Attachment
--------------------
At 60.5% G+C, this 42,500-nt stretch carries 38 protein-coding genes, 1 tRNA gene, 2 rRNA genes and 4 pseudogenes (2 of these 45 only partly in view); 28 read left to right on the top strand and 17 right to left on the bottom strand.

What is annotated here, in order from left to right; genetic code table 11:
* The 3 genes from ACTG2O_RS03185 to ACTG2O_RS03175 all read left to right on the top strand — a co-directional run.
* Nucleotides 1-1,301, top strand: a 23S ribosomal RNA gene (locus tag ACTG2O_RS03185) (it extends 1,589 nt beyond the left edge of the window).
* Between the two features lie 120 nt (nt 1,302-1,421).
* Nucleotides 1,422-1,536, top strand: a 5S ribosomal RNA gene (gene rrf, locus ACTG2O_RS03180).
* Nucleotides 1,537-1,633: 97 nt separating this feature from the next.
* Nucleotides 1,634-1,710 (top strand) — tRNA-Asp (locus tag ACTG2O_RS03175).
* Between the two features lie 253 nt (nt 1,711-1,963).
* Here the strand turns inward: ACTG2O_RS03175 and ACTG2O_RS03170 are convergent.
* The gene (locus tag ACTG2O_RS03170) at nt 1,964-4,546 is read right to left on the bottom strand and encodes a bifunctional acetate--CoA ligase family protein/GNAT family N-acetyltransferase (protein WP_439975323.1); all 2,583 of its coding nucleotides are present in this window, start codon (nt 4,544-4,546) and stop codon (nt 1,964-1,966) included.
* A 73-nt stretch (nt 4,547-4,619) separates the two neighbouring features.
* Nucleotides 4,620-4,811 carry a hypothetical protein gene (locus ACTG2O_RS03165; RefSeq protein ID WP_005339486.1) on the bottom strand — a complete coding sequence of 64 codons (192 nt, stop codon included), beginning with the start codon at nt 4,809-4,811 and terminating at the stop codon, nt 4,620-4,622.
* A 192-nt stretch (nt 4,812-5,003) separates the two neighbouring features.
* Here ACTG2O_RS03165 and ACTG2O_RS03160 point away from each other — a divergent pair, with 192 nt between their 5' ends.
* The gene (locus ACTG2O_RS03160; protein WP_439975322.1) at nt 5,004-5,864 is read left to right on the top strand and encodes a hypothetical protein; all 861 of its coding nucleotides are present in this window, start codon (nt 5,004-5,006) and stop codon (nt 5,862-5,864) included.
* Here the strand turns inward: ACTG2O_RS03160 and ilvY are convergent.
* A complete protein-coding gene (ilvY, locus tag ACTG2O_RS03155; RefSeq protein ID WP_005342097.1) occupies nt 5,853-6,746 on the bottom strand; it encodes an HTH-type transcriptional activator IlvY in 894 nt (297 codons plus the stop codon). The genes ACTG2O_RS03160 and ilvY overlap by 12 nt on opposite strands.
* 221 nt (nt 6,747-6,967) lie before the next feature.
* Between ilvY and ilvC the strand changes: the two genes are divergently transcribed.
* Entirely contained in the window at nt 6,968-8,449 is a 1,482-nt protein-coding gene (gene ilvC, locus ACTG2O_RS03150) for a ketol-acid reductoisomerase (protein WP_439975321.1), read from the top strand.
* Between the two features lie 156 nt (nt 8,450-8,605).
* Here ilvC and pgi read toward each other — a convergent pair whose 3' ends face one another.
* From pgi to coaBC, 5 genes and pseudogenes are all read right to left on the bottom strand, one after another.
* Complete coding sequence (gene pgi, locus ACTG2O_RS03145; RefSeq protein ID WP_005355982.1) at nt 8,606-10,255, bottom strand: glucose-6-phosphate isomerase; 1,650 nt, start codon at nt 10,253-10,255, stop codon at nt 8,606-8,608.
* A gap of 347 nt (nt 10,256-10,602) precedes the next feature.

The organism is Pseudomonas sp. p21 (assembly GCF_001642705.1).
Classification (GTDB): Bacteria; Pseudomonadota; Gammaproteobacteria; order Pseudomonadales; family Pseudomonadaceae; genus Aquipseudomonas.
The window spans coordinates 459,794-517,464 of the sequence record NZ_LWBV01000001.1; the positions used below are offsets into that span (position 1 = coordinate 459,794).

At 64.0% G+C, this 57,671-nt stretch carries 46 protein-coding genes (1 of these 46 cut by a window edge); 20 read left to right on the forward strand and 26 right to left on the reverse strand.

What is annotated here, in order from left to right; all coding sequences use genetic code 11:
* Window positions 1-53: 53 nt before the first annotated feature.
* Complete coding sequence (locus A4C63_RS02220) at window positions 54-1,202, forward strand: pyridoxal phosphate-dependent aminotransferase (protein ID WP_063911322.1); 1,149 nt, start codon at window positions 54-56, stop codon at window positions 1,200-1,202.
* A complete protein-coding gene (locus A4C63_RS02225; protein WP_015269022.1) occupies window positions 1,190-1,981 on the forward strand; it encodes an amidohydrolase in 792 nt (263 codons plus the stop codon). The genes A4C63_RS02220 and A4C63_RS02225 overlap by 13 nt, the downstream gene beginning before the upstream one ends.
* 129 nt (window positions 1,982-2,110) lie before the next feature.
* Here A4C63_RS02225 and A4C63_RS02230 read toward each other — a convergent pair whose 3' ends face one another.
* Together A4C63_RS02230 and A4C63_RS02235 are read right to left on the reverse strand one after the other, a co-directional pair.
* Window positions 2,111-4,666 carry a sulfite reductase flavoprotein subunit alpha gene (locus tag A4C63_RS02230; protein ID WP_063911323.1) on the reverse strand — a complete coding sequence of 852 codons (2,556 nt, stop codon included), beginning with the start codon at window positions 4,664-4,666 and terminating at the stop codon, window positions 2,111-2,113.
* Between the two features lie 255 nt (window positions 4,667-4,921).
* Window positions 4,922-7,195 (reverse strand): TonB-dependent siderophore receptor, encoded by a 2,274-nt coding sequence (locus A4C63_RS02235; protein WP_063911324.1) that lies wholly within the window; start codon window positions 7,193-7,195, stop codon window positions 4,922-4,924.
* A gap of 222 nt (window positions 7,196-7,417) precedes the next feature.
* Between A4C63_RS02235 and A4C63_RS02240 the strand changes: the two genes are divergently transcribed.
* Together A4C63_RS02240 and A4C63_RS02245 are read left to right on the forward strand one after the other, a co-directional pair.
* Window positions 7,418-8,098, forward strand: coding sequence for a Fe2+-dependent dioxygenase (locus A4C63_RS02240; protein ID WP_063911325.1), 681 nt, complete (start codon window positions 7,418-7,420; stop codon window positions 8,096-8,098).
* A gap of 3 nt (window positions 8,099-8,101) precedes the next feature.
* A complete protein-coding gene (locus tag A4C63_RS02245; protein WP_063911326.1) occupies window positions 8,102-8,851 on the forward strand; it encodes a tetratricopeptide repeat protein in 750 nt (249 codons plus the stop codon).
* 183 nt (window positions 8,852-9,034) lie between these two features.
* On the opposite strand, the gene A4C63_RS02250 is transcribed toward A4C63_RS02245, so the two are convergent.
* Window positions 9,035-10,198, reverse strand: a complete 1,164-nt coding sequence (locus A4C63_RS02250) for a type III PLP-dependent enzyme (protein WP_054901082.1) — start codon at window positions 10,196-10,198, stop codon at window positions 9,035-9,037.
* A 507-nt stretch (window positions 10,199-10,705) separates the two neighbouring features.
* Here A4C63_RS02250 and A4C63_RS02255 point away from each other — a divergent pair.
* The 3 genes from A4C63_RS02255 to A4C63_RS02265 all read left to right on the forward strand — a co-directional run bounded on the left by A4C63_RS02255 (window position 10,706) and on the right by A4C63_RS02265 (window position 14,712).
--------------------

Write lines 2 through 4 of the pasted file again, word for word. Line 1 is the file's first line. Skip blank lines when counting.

What is annotated here, in order from left to right; genetic code table 11:
* The 3 genes from ACTG2O_RS03185 to ACTG2O_RS03175 all read left to right on the top strand — a co-directional run.
* Nucleotides 1-1,301, top strand: a 23S ribosomal RNA gene (locus tag ACTG2O_RS03185) (it extends 1,589 nt beyond the left edge of the window).